Astronomers have discovered that supermassive black holes have a special mechanism that prevents them from growing.
The black hole at the center of the galaxy is thought to absorb anything that comes close. But new research published in the journal Science suggests that in nearby galaxies, the supermassive black hole pours 97% of its food into space. And this leads to the interruption of the process of starting new stars in this galaxy.
Astronomers using the ALMA radio telescope have made an in-depth study of the central part of the neighboring Circulus galaxy, which is 13 million years from Earth. In particular, they found a region in the center of the galaxy that covers a distance of 32.5 to 325 light years from the central black hole. This object has about 1.7 million suns. As a result of research, scientists found that most of the gas that attracts the black hole does not fall into it, but is released into space.
All the gas attracted by the black hole begins to rotate around it at high speed in the accretion disk. This gas then spirals past the event horizon of the black hole and disappears forever. Black holes are thought to consume everything in contact with them, but the central black hole in the Circulus universe does not.
Every year, this object attracts a mass of gas equal to 20 to 30% of the mass of the Sun. But it turns out that only 3% of this gas enters the black hole and the remaining 97% returns to space. This happens under the influence of radiation emitted by particles that run at high speed in a black hole. In other words, black holes have a special mechanism that protects them from overeating, scientists believe.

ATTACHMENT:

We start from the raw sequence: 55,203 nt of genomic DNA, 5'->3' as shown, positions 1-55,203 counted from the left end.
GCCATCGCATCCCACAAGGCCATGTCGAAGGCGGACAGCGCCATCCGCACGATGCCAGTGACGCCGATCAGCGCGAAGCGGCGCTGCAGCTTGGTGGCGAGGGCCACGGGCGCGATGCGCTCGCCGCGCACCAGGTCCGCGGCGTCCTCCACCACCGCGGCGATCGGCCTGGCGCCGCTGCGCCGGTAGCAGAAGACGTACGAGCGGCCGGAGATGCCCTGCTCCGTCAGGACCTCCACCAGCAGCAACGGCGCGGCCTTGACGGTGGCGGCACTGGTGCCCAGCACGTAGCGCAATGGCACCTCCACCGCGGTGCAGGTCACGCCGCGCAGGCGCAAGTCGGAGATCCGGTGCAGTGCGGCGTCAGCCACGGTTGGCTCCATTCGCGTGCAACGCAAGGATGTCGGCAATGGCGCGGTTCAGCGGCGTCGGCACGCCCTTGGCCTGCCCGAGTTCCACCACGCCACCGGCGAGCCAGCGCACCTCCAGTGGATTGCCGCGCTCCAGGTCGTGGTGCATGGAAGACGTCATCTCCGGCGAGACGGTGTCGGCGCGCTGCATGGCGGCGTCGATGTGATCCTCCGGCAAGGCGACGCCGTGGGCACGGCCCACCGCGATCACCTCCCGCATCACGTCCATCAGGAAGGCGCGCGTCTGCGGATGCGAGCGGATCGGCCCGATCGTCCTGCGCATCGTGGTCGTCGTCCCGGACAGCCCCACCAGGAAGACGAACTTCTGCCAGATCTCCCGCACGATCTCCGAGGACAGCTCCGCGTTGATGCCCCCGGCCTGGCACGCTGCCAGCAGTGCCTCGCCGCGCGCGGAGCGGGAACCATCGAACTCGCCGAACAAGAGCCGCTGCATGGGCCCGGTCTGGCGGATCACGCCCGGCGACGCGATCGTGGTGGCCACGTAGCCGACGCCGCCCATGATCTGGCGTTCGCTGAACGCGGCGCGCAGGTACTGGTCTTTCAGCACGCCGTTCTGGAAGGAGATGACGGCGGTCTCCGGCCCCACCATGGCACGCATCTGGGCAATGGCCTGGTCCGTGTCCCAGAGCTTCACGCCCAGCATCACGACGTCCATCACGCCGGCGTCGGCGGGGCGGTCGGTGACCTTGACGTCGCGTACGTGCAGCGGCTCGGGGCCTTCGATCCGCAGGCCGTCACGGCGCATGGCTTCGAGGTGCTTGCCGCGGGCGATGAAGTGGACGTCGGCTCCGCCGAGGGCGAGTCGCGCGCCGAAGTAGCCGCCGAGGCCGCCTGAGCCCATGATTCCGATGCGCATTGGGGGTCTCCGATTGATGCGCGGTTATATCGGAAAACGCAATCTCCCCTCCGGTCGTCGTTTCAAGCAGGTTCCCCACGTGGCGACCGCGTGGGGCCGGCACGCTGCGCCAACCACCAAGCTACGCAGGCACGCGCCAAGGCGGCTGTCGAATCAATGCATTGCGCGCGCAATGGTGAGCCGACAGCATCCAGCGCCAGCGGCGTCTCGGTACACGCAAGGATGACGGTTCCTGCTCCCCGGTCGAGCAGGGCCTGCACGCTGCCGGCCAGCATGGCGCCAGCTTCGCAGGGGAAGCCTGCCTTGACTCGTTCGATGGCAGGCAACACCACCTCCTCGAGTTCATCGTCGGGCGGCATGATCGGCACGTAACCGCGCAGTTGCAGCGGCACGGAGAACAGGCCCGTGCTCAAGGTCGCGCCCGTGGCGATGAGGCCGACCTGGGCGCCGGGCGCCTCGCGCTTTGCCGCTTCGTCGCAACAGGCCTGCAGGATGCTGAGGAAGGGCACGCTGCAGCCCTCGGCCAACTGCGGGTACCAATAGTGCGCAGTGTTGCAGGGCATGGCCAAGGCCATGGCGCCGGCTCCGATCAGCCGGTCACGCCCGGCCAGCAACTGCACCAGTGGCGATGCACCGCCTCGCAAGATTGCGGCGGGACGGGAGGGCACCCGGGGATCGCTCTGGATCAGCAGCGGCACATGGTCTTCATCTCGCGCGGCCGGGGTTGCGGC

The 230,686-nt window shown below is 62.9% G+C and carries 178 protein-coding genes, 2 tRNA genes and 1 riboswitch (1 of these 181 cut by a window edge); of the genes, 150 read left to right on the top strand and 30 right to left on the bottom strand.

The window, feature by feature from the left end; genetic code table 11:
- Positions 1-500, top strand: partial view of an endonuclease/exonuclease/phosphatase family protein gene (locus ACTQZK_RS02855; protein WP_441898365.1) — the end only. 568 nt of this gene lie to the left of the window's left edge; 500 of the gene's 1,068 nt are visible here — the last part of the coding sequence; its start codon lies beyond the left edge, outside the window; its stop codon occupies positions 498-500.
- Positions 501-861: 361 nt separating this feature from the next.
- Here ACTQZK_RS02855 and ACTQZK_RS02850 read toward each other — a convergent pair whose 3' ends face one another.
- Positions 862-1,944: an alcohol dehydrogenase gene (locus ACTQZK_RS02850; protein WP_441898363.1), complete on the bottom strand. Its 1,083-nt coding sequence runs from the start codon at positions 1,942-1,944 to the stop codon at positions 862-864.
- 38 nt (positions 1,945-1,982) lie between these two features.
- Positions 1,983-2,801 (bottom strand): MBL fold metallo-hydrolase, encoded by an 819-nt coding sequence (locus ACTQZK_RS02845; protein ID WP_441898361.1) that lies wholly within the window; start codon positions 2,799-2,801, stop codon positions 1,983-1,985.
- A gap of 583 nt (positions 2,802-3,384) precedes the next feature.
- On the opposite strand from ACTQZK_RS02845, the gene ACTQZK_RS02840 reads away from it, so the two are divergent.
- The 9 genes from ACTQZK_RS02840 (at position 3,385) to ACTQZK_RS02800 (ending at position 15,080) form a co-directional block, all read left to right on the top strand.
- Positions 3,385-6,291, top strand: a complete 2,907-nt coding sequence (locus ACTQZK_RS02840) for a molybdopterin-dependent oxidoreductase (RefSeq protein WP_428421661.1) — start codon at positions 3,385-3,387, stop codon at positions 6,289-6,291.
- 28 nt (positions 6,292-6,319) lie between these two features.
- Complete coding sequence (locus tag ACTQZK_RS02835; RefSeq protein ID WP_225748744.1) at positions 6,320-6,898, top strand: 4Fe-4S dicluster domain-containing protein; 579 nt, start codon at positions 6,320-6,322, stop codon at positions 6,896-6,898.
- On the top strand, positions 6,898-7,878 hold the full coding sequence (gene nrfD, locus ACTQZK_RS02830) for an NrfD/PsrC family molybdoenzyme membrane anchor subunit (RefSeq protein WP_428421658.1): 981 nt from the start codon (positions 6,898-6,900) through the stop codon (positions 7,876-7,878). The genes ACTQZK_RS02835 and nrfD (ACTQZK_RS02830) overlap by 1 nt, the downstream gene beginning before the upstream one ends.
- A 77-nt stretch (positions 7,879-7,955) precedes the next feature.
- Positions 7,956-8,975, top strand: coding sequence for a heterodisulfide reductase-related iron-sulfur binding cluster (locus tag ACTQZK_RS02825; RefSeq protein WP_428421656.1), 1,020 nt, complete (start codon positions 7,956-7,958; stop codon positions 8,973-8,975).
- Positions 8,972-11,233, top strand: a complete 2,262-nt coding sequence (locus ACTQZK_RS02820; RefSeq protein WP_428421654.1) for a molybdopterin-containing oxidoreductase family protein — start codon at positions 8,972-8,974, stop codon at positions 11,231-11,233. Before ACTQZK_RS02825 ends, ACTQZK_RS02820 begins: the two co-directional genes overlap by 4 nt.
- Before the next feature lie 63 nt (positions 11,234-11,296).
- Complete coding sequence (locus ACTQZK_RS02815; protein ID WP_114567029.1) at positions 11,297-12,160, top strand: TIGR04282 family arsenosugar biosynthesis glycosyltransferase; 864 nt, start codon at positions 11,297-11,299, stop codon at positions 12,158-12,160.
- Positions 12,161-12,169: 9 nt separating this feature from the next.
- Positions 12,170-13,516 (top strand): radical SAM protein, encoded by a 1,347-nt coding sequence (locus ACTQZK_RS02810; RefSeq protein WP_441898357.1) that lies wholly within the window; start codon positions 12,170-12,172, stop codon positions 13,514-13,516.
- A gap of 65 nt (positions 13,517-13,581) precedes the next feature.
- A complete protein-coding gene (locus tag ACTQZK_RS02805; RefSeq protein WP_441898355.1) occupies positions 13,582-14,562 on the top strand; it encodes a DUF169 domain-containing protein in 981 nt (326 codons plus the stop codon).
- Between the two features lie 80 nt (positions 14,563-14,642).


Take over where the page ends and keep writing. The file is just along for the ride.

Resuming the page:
Researchers found that gas escaping from black holes in three different streams: ionized gas, atomic gas and molecular gas. Scientists believe that these waters have a negative impact on the clouds of molecular gas where new stars form in galaxies. That is, they destroy these clouds. This may be why fewer stars appear in galaxies with more active black holes than in galaxies where black holes have stopped accreting.
Scientists believe that the gas from the large black hole in the center of the Circulus galaxy prevents the formation of new stars, at least in the center of the galaxy. But it is not known whether these processes affect the formation of new stars and the number of galaxies.
The authors of this paper say that if this process were not self-regulating, there would be a large number of galaxies with a large number of stars. and the Universe. On the other hand, there are different types of black holes in the Universe, and they are different from each other. Therefore, scientists now want to know if there is a similar system, which is in the black hole of the Circulus galaxy and other similar objects. If this is true, then the process of growth of all black holes can be explained in this way with the help of new research.